Kickoff For August 3, 2020

Welcome to this week’s edition of the Monday Kickoff, a collection of what I’ve found interesting, informative, and insightful on the web over the last seven days.

Let’s get this Monday started with these links:

Politics and Government

Time for a New Liberation?, wherein Timothy Garton-Ash reflects on the promise of the Velvet Revolutions of 1989 and how much of that promise failed to materialize.

Science fiction offers a useful way to explore China-Africa relations, wherein Nedine Moonsamy looks at some recent SF short stories published in Africa, and examines what those stories say about how Africa looks at China and its growing influence on the continent.

In Toronto, Google’s Attempt to Privatize Government Fails—For Now, wherein we learn how Google’s attempt to turn a large plot of Toronto’s public land into a private lab for data collection failed, and why local governments need to focus heavily on privacy when embedding data-collecting technology in the urban landscape.

Arts and Literature

The Origins of Scandinavian Noir, wherein Wendy Lesser recounts the long history of the mystery novel in Nordic countries and how the genre evolved into its modern state.

Wait, What?, wherein Soraya Roberts explores the cognitive dissonance of western arts and entertainment awards, exemplified by the 2020 Oscar win of Korean filmmaker Bong Joon-ho.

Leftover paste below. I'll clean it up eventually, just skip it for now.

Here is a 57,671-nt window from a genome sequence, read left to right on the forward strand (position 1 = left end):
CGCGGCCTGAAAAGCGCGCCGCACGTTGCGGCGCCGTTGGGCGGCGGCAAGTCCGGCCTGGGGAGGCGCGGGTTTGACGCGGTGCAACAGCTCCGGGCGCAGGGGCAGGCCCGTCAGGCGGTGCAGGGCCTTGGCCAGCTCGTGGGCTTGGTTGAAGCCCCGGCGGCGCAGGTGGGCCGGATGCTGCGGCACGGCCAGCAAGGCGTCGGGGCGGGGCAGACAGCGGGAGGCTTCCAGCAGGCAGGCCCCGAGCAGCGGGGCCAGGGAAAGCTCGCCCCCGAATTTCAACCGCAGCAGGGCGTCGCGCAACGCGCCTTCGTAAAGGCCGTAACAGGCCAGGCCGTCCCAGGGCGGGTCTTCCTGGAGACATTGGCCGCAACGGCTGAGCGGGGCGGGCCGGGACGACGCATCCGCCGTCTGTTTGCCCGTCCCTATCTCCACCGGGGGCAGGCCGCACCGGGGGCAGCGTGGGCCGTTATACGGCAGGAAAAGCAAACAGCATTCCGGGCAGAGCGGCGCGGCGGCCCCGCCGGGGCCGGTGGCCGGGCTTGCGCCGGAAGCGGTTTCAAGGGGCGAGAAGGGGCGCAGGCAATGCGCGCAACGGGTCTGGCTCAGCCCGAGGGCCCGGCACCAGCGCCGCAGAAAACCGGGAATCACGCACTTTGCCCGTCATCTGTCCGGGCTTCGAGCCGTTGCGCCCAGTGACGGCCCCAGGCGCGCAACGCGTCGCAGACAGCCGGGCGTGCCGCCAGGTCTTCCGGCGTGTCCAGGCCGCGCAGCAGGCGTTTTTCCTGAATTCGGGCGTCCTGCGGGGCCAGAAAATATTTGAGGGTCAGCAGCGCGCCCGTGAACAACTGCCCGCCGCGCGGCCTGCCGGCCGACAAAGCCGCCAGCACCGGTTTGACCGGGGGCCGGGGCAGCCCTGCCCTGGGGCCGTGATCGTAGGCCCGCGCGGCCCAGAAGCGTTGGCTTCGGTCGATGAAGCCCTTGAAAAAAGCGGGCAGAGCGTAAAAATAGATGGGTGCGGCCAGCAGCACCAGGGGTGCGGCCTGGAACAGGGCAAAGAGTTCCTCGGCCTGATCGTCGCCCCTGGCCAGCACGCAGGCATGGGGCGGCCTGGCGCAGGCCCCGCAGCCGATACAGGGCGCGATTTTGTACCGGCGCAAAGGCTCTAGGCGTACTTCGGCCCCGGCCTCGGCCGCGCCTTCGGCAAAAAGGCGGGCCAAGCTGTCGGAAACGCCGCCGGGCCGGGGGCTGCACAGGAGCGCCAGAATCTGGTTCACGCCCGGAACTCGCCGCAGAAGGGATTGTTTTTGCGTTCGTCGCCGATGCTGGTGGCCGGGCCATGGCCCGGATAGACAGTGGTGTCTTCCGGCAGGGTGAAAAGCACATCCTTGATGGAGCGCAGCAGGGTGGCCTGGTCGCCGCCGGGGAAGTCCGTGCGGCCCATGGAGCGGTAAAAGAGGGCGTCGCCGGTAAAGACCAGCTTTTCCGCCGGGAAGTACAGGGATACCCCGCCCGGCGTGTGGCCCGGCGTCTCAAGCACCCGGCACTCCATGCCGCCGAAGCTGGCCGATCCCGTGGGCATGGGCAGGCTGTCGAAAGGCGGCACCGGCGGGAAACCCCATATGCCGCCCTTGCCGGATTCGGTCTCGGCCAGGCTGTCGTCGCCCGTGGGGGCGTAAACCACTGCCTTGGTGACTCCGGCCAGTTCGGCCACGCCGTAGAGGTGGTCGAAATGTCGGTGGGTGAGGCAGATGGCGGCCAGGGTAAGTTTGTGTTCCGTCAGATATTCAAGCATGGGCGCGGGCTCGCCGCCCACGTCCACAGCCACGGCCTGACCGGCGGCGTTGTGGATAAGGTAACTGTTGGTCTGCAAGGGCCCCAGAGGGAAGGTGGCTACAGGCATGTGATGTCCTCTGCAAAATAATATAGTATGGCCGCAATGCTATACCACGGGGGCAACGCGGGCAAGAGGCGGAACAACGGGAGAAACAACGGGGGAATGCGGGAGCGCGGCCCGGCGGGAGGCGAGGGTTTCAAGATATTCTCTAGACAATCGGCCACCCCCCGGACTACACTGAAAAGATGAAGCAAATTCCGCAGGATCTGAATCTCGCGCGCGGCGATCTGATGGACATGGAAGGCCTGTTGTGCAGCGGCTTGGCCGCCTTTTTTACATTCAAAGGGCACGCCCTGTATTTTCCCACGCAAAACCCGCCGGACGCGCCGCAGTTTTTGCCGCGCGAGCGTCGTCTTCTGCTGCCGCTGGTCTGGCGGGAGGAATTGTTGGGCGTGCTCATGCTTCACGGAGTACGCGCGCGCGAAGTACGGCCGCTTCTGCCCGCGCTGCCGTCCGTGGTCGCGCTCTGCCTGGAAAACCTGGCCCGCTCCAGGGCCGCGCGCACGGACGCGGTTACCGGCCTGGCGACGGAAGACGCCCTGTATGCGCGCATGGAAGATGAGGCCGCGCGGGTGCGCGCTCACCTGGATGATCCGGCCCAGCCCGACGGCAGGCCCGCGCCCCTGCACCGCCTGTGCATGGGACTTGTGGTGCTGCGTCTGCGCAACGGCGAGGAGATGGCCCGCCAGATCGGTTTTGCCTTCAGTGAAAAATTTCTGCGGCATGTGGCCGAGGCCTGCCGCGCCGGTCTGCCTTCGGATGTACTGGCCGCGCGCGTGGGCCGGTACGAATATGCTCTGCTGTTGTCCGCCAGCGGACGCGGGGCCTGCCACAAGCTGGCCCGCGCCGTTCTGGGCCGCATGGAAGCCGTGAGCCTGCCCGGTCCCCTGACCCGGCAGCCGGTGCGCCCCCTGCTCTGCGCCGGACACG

How Black women are reshaping Afrofuturism, wherein Jonita Davis takes us on a journey into the Africa-centric subgenre of science fiction and introduces us to the new, female voices who are taking it into interesting realms.

Odds and Ends

America’s ‘fried chicken war’, wherein we learn about the origins of a friendly rivalry between two Kansas families that started selling fried chicken just to survive, and whose wares still attact diners from all over.Phone Call in The Age of Coronavirus]

Phone Call in The Age of Coronavirus, wherein Marcia Aldrich ponders the differences between traditional phones and mobiles, and concludes that Cell phones have destroyed the sense of the occasion of a call.

The “Junk Mail” Men: Selling Your Data for over a Century, wherein we dip into the what’s new is old again files and learn that companies were using our information to hit us with highly-targeted advertising long before the internet.

And that’s it for this Monday. Come back in seven days for another set of links to start off your week.

Scott Nesbitt